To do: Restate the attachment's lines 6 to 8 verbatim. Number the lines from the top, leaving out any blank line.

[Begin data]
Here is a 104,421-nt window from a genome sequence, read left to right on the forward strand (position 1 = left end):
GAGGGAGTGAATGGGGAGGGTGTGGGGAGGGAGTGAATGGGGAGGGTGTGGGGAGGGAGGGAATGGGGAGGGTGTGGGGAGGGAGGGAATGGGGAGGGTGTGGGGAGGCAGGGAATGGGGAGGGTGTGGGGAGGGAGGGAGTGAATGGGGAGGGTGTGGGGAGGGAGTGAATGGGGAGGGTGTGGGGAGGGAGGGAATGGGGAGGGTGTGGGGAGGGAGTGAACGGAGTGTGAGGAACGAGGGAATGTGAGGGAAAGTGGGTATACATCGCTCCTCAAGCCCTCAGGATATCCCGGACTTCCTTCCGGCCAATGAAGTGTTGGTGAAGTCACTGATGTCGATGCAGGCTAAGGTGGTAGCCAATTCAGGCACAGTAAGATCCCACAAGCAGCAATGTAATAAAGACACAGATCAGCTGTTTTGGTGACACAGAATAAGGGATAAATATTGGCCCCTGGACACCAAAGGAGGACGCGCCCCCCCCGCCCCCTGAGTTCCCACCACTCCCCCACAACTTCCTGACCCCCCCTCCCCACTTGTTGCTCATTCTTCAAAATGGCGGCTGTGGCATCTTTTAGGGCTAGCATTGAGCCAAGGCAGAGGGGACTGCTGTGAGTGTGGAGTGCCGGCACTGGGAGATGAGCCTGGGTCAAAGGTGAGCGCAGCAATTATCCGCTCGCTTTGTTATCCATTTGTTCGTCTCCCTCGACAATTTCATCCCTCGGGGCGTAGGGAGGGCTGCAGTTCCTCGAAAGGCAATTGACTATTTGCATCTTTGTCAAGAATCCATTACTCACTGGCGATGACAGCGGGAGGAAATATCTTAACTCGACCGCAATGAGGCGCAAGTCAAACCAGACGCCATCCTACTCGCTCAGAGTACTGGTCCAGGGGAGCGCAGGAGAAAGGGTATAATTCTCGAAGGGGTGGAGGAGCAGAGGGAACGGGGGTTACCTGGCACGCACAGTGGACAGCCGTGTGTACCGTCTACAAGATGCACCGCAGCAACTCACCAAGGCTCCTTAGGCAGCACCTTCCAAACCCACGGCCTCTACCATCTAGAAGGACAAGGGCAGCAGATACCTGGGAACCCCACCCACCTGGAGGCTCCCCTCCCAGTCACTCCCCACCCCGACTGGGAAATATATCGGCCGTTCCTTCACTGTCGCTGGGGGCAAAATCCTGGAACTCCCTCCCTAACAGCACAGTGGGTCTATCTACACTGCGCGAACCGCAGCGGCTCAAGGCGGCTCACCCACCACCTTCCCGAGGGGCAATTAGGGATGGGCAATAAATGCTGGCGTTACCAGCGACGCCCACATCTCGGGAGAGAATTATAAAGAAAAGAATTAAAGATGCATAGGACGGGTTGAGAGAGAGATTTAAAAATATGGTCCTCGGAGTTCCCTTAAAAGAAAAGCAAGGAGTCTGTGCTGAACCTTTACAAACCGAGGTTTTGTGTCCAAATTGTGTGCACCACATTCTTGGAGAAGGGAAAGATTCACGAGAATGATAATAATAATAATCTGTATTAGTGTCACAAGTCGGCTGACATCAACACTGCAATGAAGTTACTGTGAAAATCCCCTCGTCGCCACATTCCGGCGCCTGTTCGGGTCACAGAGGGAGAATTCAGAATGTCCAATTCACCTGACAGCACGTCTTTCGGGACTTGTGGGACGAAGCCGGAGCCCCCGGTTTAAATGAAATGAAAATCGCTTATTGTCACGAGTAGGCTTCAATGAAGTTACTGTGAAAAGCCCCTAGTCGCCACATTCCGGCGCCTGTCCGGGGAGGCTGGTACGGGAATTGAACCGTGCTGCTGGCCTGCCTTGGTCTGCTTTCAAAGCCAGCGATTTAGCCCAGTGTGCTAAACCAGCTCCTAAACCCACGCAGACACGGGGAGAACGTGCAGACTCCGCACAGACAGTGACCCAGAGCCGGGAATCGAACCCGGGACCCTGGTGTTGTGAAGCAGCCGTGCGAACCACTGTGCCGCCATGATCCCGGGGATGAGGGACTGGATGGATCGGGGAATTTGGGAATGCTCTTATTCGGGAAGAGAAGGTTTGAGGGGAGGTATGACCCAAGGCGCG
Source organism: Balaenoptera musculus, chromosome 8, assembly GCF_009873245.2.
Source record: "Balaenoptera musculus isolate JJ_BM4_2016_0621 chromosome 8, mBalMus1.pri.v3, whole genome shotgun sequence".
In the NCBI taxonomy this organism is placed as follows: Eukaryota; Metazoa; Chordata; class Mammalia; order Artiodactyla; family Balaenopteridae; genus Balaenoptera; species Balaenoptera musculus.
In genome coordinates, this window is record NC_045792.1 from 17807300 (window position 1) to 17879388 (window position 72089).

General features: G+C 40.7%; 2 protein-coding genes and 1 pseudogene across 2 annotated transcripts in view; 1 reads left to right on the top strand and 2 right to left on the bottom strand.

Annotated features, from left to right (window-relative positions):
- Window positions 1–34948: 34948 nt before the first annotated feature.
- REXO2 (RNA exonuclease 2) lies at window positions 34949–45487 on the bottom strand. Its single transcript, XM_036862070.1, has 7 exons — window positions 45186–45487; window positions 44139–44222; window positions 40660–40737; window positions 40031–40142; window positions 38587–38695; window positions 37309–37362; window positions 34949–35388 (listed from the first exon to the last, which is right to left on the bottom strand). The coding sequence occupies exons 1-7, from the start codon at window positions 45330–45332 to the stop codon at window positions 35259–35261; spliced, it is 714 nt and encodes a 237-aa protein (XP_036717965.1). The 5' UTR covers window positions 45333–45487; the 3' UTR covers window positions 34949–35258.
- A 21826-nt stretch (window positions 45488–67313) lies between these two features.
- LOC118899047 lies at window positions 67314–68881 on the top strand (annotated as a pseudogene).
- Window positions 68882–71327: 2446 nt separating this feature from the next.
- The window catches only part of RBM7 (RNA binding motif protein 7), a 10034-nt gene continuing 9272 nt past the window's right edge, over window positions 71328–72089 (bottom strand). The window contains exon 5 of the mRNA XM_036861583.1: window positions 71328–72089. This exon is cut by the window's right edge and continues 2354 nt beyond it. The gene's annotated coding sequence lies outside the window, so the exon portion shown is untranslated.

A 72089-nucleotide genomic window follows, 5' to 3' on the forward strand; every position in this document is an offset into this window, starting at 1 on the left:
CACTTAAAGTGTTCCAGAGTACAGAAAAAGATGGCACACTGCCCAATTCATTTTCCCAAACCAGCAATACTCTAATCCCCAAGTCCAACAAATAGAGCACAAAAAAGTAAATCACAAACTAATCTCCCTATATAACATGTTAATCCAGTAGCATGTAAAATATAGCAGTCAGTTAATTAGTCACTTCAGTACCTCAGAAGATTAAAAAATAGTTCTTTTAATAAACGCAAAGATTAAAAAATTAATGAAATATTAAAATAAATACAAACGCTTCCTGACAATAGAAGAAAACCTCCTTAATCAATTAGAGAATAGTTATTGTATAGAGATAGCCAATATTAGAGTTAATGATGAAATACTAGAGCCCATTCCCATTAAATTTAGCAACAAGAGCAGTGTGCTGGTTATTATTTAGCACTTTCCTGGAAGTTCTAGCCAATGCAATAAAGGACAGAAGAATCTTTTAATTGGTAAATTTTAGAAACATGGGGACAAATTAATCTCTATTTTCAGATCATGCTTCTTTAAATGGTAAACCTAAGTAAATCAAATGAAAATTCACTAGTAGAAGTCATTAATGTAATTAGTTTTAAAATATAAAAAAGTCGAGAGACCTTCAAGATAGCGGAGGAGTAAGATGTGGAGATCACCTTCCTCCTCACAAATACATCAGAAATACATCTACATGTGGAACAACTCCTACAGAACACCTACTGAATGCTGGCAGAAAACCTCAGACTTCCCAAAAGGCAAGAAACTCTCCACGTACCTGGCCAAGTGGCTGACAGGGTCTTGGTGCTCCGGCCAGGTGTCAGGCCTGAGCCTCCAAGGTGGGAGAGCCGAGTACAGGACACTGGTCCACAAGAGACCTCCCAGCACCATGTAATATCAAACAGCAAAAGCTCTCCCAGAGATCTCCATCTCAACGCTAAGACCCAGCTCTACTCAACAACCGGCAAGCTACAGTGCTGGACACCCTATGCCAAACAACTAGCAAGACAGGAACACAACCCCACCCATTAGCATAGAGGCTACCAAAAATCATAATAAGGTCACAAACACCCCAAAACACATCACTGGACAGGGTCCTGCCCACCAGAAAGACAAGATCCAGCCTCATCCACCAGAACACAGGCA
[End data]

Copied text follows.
In genome coordinates, this window is record NC_045792.1 from 17807300 (window position 1) to 17879388 (window position 72089).

General features: G+C 40.7%; 2 protein-coding genes and 1 pseudogene across 2 annotated transcripts in view; 1 reads left to right on the top strand and 2 right to left on the bottom strand.

Annotated features, from left to right (window-relative positions):